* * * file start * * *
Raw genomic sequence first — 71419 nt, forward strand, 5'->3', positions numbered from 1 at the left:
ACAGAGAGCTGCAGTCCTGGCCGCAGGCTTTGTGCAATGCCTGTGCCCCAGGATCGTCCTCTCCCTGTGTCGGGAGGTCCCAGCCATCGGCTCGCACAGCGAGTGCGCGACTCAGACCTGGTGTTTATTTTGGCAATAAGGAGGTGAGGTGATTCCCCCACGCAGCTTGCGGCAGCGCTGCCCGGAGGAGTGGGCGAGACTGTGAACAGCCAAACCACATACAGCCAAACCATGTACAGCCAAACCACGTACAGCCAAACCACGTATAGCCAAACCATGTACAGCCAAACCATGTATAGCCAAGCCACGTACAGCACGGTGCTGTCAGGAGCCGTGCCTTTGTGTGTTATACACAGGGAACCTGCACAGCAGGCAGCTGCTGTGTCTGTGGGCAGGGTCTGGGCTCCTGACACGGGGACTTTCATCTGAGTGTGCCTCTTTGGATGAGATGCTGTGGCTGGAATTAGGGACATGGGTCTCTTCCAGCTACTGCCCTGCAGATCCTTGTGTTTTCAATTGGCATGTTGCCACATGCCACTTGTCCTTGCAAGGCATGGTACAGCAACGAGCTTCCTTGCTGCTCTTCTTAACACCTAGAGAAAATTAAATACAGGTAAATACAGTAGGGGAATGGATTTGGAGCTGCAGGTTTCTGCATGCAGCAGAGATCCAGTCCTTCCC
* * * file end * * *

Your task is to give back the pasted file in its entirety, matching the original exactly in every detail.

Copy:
Raw genomic sequence first — 71419 nt, forward strand, 5'->3', positions numbered from 1 at the left:
ACAGAGAGCTGCAGTCCTGGCCGCAGGCTTTGTGCAATGCCTGTGCCCCAGGATCGTCCTCTCCCTGTGTCGGGAGGTCCCAGCCATCGGCTCGCACAGCGAGTGCGCGACTCAGACCTGGTGTTTATTTTGGCAATAAGGAGGTGAGGTGATTCCCCCACGCAGCTTGCGGCAGCGCTGCCCGGAGGAGTGGGCGAGACTGTGAACAGCCAAACCACATACAGCCAAACCATGTACAGCCAAACCACGTACAGCCAAACCACGTATAGCCAAACCATGTACAGCCAAACCATGTATAGCCAAGCCACGTACAGCACGGTGCTGTCAGGAGCCGTGCCTTTGTGTGTTATACACAGGGAACCTGCACAGCAGGCAGCTGCTGTGTCTGTGGGCAGGGTCTGGGCTCCTGACACGGGGACTTTCATCTGAGTGTGCCTCTTTGGATGAGATGCTGTGGCTGGAATTAGGGACATGGGTCTCTTCCAGCTACTGCCCTGCAGATCCTTGTGTTTTCAATTGGCATGTTGCCACATGCCACTTGTCCTTGCAAGGCATGGTACAGCAACGAGCTTCCTTGCTGCTCTTCTTAACACCTAGAGAAAATTAAATACAGGTAAATACAGTAGGGGAATGGATTTGGAGCTGCAGGTTTCTGCATGCAGCAGAGATCCAGTCCTTCCC